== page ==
Articles

In a follow up on the televised poker conversation, Argun Ulgen speaks with one of the leading innovators in the field of poker theory,  OneBillionHands.com's David Thorton on their methodology, the website and the changing face of "luck" and "skill".

It's Week 12 in the National Football League, where people write and think doofy things about quarterbacks, and Bill Belichick hates delightful disco fight songs, and the Jacksonville Jaguars and Houston Texans play each other in football for real. Also some predictions about games and such.

Skateboarding videos showcase dizzying acts of grace, and increasingly also portray the work (and multiple failed attempts) required to get it right. They are, fundamentally, celebrations of possibility. The ghoulish, violent slam videos that still haunt the sport are... not.

Jabari Parker is not just one of the most exciting college hoops prospects in a long time, although there's that, too. But while it's a lot to ask anyone his age to carry the burden of dreams and expectations and perceptions that Parker is bearing, perhaps the most exciting thing about him is how ready he seems to carry that weight.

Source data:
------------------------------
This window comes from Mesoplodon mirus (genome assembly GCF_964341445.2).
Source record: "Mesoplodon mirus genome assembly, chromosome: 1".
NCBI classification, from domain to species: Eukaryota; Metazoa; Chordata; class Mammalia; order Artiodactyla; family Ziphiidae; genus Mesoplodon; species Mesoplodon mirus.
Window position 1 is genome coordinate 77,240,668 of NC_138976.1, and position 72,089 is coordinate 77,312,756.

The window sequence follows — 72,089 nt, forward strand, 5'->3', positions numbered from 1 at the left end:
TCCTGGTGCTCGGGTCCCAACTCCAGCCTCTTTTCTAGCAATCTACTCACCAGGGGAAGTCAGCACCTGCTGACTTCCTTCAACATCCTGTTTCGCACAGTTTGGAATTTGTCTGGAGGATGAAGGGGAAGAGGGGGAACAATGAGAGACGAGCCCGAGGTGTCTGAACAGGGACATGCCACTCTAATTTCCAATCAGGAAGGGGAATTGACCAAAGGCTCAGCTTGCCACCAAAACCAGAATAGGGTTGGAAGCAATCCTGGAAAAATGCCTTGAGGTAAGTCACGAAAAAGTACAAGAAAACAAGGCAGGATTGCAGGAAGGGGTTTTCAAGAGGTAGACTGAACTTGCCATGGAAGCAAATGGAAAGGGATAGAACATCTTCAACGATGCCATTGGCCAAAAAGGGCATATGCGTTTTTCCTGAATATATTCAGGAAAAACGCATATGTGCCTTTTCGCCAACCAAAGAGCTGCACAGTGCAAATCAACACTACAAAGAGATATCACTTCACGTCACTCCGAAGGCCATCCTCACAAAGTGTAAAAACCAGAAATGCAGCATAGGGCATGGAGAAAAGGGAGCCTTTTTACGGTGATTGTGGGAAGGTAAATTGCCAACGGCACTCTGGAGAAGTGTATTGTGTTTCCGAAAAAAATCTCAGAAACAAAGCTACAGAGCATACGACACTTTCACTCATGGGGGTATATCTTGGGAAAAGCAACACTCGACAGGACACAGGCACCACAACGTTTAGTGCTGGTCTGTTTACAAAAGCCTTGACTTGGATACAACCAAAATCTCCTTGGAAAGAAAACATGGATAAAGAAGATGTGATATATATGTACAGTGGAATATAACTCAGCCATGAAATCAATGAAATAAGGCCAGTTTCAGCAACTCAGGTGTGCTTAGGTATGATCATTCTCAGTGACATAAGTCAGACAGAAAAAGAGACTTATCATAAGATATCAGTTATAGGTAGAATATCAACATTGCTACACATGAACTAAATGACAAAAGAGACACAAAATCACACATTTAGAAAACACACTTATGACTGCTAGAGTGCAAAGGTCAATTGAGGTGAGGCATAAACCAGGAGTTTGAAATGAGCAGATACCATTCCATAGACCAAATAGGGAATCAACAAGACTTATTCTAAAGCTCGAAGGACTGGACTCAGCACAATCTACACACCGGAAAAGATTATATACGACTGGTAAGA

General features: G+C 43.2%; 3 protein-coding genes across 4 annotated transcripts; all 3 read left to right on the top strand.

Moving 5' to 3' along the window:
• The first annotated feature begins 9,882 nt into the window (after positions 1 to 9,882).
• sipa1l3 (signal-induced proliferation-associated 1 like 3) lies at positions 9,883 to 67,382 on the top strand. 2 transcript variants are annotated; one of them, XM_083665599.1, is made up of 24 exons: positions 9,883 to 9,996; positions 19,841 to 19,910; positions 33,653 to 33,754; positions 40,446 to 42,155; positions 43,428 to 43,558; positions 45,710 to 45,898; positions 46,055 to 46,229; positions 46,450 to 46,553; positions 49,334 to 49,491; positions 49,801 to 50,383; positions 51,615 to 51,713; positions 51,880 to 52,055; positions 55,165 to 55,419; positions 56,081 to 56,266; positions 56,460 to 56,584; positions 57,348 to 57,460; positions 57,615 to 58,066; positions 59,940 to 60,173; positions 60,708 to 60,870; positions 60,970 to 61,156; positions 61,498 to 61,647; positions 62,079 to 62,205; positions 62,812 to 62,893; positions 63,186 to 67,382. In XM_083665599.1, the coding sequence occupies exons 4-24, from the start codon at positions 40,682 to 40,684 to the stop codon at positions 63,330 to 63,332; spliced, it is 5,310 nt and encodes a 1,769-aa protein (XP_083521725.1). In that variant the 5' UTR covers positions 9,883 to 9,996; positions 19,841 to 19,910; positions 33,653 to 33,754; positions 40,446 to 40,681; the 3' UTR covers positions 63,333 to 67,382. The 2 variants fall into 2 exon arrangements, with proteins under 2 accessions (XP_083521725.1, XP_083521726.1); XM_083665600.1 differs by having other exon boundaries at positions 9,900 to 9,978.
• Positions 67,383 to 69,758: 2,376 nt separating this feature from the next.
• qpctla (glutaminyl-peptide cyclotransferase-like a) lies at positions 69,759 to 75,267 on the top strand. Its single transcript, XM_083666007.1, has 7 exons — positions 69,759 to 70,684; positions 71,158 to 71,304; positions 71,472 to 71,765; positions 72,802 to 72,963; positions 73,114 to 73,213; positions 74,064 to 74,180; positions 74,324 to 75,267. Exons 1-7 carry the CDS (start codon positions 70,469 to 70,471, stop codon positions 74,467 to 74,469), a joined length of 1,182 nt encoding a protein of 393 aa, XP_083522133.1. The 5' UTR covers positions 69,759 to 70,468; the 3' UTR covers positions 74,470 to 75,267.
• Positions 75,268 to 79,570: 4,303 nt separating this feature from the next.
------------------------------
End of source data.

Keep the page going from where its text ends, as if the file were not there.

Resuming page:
"I’m not really sure why I got the job. It seems they recruit often from SABR and are not really in the business of giving jobs to newspaper stringers that might later write about it. I was told they don’t even really like to hire writers, because they tend to stop paying attention after the seventh inning." On life as a baseball stat-stringer.

This week offers some interesting-seeming football games, some less-interesting football games, and the certainty that millions of people will watch all of those games regardless of how terrible they might be. So, like other weeks, but with Chiefs/Broncos.

The Cleveland Cavaliers have a new coach, who is also their old coach, and who is sort of a more complicated case than you might think.

In the wake of another season, Ted Walker comes to terms with the fact that he will never be the archetypical baseball fan who remembers the starting rotation of the 1987 Whoevers.

According to reports, the construction for World Cup 2022 in Qatar is averaging nearly one fatality per day. At that rate, 4,000 workers will die before the first game. But that's just one of many reasons the 2022 World Cup could be an epic mess.

A father, a son and the old ways of building a new stadium for a team that mostly doesn't need one.